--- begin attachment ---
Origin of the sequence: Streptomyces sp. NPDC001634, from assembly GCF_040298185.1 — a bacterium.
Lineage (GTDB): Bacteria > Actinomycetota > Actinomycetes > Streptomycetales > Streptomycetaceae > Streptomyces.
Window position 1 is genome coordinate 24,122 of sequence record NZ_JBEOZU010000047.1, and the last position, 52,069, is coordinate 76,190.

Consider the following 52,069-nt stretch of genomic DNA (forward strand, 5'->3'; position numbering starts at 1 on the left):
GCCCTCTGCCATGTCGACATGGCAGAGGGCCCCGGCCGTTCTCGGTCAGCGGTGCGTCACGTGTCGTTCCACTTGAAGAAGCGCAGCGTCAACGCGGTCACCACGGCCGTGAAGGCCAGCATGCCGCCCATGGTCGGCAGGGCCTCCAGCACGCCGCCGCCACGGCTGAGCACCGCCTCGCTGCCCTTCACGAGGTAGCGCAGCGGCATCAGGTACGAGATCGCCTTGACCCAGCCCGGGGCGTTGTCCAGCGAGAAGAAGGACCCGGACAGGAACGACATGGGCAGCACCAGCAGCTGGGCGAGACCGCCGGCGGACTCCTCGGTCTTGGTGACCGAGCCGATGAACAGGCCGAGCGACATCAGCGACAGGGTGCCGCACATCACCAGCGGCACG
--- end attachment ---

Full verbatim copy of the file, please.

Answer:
Origin of the sequence: Streptomyces sp. NPDC001634, from assembly GCF_040298185.1 — a bacterium.
Lineage (GTDB): Bacteria > Actinomycetota > Actinomycetes > Streptomycetales > Streptomycetaceae > Streptomyces.
Window position 1 is genome coordinate 24,122 of sequence record NZ_JBEOZU010000047.1, and the last position, 52,069, is coordinate 76,190.

Consider the following 52,069-nt stretch of genomic DNA (forward strand, 5'->3'; position numbering starts at 1 on the left):
GCCCTCTGCCATGTCGACATGGCAGAGGGCCCCGGCCGTTCTCGGTCAGCGGTGCGTCACGTGTCGTTCCACTTGAAGAAGCGCAGCGTCAACGCGGTCACCACGGCCGTGAAGGCCAGCATGCCGCCCATGGTCGGCAGGGCCTCCAGCACGCCGCCGCCACGGCTGAGCACCGCCTCGCTGCCCTTCACGAGGTAGCGCAGCGGCATCAGGTACGAGATCGCCTTGACCCAGCCCGGGGCGTTGTCCAGCGAGAAGAAGGACCCGGACAGGAACGACATGGGCAGCACCAGCAGCTGGGCGAGACCGCCGGCGGACTCCTCGGTCTTGGTGACCGAGCCGATGAACAGGCCGAGCGACATCAGCGACAGGGTGCCGCACATCACCAGCGGCACG